Recently I picked up an original UK pressing of Pink Floyd's Wish You Were Here. I wasn't completely satisfied with the sound on the three copies of the album in my collection. In record collecting there is this thing called the country-of-origin rule. The record pressed in the country in which it was recorded is usually the best sounding version. There's a good reason for this to be true, as the original master tape usually stays in the country while copy tapes are made and sent abroad. So a record pressed in the US of an album recorded in the UK is at least one generation removed from the master tape. Thus I had hope that the UK pressing would have satisfying sonics.
I usually don't like to do listening tests where I compare different pressings back to back, but I felt an un-rocky-like surge of curiosity tonight. In the photo above, the various pressings are, from left to right: US quad, US, Holland, and UK. They're all original pressings. As you can tell in the photo, the US covers have a different photo from the Dutch and UK covers. I prefer the wider shot and the lean of the man-on-fire of the Dutch/UK photo.
The only song I compared was the title track. The Dutch pressing was played first. The song starts with a recording of a low-fidelity radio. It's hard to tell the sound quality of a record from this part. The first test is a feint mechanical whining sound in the background, similar to the sound of whistling tea kettle, that changes pitch. It sounded clear on the Dutch pressing. Then comes an acoustic guitar solo. This also sounded excellent. Next up is Roger Waters' vocal. His voice sounded slightly veiled. When he's joined by the other instruments, the sound gets congested and the veil gets a little thicker. Most of the sound is centered between the speakers.
Next I listened to the US pressing. The whining sound isn't as clear at the beginning. The pitch is uncertain. The sound of the acoustic guitar is clear, but the notes don't have as long a tail as on the Dutch pressing, i.e., the natural diminuendo of a plucked string was shortened. Waters' vocal sounds about the same as on the Dutch pressing. When the band joins in, the sound is less congested than on the Dutch pressing. The instruments are spread out a little more but still mostly centered between the speakers. The most significant difference is the sound is more forward and aggressive, making the song rock a bit more. The US pressing seems to emphasize the leading edges of notes rather than the trailing ends of notes.
The UK pressing suffers from some surface noise during the quiet passages. But even with the surface noise the whining sound comes across clearly and sounds more defined than on the other pressings. The acoustic guitar sounds slightly fuller because the notes have the leading transients of the US pressing and the trailing transients of the Dutch pressing. The slight veil over Waters' vocal is gone. More noticeably, the congestion is gone when the full band plays while Waters sings. There's nice separation of the instruments; there seems to be real space between the instruments. On the Dutch pressing, and to a lesser extent the US pressing, the instruments seem be bonded together in an atmosphere of sonic goo.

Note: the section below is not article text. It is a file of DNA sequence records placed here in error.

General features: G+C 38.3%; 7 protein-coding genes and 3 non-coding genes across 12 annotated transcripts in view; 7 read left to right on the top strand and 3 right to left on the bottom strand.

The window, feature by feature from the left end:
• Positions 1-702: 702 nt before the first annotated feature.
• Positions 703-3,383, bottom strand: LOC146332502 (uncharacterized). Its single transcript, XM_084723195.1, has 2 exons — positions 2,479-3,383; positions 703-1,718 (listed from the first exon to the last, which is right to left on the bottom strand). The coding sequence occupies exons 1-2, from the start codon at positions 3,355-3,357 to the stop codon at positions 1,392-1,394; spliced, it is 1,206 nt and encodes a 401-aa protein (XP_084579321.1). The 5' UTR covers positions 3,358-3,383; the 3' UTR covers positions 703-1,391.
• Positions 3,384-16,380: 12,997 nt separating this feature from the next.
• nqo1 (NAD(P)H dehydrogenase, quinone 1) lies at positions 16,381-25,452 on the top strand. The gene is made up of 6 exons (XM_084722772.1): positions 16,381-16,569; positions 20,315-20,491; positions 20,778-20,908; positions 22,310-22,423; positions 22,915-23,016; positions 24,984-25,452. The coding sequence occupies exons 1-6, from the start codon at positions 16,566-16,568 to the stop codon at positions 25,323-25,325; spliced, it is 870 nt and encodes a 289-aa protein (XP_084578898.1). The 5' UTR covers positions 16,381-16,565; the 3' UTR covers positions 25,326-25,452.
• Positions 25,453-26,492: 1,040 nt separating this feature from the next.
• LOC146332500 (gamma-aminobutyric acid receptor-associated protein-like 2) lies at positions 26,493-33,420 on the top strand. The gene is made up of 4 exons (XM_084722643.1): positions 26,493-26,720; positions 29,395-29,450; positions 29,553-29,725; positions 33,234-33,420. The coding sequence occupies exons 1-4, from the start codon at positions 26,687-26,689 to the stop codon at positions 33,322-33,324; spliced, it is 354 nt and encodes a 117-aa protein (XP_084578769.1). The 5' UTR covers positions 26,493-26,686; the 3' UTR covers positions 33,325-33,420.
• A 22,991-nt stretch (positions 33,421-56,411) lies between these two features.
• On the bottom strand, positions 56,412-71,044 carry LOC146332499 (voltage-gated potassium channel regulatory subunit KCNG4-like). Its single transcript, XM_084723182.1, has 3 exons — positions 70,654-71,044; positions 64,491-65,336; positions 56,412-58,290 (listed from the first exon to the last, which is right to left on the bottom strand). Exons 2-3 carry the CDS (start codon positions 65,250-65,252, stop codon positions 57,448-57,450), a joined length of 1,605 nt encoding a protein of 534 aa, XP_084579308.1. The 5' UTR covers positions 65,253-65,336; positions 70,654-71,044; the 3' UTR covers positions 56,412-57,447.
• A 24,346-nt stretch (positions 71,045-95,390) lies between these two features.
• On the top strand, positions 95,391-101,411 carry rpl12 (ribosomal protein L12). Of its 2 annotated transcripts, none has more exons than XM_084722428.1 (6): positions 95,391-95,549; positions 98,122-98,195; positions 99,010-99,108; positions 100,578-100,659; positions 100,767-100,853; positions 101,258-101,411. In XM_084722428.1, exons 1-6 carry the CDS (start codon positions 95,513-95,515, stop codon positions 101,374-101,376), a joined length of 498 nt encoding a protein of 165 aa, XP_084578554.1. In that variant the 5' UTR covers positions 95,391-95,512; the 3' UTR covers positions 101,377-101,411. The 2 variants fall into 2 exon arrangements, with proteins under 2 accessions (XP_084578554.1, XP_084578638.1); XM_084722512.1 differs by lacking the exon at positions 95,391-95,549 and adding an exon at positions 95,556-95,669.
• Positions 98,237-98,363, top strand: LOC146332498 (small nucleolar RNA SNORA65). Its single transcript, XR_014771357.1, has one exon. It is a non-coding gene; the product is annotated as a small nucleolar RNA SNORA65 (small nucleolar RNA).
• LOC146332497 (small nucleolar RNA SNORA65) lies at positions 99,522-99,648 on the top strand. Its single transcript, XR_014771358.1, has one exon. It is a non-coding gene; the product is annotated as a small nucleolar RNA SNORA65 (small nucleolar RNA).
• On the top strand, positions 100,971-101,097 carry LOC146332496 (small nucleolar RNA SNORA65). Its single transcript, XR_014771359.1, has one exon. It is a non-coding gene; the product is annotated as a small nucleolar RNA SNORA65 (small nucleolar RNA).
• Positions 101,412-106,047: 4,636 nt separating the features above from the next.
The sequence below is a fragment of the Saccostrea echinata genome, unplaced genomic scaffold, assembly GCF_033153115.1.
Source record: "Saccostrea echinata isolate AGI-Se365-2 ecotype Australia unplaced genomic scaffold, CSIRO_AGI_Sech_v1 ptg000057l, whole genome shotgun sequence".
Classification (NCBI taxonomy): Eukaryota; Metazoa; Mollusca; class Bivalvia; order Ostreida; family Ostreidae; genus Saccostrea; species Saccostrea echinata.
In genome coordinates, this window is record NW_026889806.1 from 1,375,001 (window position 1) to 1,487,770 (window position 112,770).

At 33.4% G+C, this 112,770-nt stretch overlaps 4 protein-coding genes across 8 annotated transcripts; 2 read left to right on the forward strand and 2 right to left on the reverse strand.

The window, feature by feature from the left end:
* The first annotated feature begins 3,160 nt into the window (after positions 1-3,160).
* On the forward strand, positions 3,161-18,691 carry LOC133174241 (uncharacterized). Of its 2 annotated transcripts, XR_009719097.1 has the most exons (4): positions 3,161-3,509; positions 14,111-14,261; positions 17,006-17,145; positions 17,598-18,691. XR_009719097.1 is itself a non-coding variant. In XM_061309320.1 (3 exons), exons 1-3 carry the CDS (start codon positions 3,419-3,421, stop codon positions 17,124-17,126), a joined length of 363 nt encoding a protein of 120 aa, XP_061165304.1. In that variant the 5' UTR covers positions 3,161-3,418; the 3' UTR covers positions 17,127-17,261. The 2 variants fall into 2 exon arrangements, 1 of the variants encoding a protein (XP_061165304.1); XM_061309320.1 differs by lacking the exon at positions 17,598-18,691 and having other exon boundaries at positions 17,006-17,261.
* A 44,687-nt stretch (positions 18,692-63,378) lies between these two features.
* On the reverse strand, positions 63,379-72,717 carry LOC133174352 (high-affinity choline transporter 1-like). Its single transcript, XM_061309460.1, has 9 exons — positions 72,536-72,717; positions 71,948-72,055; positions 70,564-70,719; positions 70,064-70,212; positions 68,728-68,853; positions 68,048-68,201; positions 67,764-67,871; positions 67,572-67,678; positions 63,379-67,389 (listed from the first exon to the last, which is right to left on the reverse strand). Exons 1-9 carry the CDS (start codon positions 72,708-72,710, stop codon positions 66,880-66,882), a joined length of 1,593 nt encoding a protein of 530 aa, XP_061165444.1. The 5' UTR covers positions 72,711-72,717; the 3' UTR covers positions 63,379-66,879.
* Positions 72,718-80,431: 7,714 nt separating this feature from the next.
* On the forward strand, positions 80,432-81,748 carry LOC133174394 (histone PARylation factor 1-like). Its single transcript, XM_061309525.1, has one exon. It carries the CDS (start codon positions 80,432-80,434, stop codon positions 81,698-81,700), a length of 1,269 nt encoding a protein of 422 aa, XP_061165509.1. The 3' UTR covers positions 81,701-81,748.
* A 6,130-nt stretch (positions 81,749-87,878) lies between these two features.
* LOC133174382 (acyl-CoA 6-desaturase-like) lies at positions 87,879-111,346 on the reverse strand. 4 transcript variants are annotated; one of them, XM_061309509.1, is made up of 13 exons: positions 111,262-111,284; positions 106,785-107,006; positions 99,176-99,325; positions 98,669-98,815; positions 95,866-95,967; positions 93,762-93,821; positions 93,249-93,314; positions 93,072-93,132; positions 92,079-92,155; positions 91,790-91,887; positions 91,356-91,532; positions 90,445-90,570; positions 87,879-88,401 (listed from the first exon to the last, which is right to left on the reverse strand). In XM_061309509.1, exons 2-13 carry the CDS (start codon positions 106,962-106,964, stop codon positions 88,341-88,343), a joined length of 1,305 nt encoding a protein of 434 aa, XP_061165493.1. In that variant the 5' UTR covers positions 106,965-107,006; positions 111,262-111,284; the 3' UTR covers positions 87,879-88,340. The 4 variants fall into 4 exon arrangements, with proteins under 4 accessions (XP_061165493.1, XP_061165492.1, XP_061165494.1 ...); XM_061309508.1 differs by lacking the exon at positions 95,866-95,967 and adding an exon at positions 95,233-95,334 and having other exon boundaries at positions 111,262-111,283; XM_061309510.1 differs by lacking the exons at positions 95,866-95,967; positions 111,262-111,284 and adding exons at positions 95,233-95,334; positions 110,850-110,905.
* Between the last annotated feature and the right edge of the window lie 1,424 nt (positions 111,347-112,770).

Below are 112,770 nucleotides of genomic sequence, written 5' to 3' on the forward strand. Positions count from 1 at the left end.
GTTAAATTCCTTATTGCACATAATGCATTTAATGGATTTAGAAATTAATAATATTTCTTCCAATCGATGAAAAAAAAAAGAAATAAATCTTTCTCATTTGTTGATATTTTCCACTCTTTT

For the fun of it I played the US quad pressing. This is another species of the album altogether. The radio sounds at the start of the song emanate from the left speaker rather than from the right. The following guitar solo emanates from the right speaker instead of being centered between the speakers. The clarity of Waters' voice is about the same as on the US stereo pressing. The soundstage is wide, from speaker to speaker. The instruments are spread out far wider than any of the other pressings and placed differently. It's a little disorienting after listening to the song three times on pressings that are more similar than different.
The differences in the three stereo pressings of Wish You Were Here might go unnoticed to a casual listener. The variation in sound quality isn't huge. So what's the point of seeking the best pressing? Perhaps an analogy to the visual arts will provide a more convincing answer to the non-audiophile. Say you got to know a painting through a reproduction in an art book. The image is good enough for you to understand the subject matter, the formal composition, and, to a large extent, the color composition. Then you go to the museum to see the original painting. You notice details that change your perception of the painting. The black background isn't really black--there are actually faint objects in the deep shadows. The colors are a bit more vibrant. The brush strokes make the objects seem more three-dimensional. Just as you see more into a painting, you can hear more into a recording. A guitar note is more than, say, the sound of C-sharp. Different guitar players play the same note differently. Think of it as a brush stroke on a painting. The more the recording can reveal such details, the more the music comes to life. A recording may never perfectly reproduce the sound of a live musician. Some listeners just try a little harder in wishing you were here.